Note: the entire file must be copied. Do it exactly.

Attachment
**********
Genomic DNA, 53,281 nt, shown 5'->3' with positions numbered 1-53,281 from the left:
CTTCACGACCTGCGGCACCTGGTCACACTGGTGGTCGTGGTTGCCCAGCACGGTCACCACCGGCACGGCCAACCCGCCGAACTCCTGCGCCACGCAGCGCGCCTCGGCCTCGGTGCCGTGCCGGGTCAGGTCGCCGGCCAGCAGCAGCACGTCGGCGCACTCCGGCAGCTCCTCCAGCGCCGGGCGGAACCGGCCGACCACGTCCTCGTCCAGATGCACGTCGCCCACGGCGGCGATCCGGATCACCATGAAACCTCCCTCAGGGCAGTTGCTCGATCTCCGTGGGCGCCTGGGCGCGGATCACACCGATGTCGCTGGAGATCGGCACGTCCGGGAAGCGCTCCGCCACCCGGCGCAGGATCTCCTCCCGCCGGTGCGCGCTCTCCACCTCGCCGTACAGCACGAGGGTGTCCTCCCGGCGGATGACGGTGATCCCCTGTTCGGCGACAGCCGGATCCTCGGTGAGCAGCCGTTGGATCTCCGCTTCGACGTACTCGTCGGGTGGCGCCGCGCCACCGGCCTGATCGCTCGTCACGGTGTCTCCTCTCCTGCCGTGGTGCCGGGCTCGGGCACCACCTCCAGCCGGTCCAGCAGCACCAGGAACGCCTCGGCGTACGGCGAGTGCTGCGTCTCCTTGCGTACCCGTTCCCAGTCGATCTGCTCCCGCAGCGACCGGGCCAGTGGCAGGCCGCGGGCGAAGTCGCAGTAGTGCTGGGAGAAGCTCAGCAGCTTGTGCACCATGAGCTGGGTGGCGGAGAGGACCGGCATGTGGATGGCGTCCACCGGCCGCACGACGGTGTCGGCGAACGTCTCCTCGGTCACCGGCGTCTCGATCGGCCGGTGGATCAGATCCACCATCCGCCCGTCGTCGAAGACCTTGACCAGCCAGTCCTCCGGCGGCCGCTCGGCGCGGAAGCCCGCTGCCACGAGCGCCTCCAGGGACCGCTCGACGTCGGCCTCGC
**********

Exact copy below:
Genomic DNA, 53,281 nt, shown 5'->3' with positions numbered 1-53,281 from the left:
CTTCACGACCTGCGGCACCTGGTCACACTGGTGGTCGTGGTTGCCCAGCACGGTCACCACCGGCACGGCCAACCCGCCGAACTCCTGCGCCACGCAGCGCGCCTCGGCCTCGGTGCCGTGCCGGGTCAGGTCGCCGGCCAGCAGCAGCACGTCGGCGCACTCCGGCAGCTCCTCCAGCGCCGGGCGGAACCGGCCGACCACGTCCTCGTCCAGATGCACGTCGCCCACGGCGGCGATCCGGATCACCATGAAACCTCCCTCAGGGCAGTTGCTCGATCTCCGTGGGCGCCTGGGCGCGGATCACACCGATGTCGCTGGAGATCGGCACGTCCGGGAAGCGCTCCGCCACCCGGCGCAGGATCTCCTCCCGCCGGTGCGCGCTCTCCACCTCGCCGTACAGCACGAGGGTGTCCTCCCGGCGGATGACGGTGATCCCCTGTTCGGCGACAGCCGGATCCTCGGTGAGCAGCCGTTGGATCTCCGCTTCGACGTACTCGTCGGGTGGCGCCGCGCCACCGGCCTGATCGCTCGTCACGGTGTCTCCTCTCCTGCCGTGGTGCCGGGCTCGGGCACCACCTCCAGCCGGTCCAGCAGCACCAGGAACGCCTCGGCGTACGGCGAGTGCTGCGTCTCCTTGCGTACCCGTTCCCAGTCGATCTGCTCCCGCAGCGACCGGGCCAGTGGCAGGCCGCGGGCGAAGTCGCAGTAGTGCTGGGAGAAGCTCAGCAGCTTGTGCACCATGAGCTGGGTGGCGGAGAGGACCGGCATGTGGATGGCGTCCACCGGCCGCACGACGGTGTCGGCGAACGTCTCCTCGGTCACCGGCGTCTCGATCGGCCGGTGGATCAGATCCACCATCCGCCCGTCGTCGAAGACCTTGACCAGCCAGTCCTCCGGCGGCCGCTCGGCGCGGAAGCCCGCTGCCACGAGCGCCTCCAGGGACCGCTCGACGTCGGCCTCGC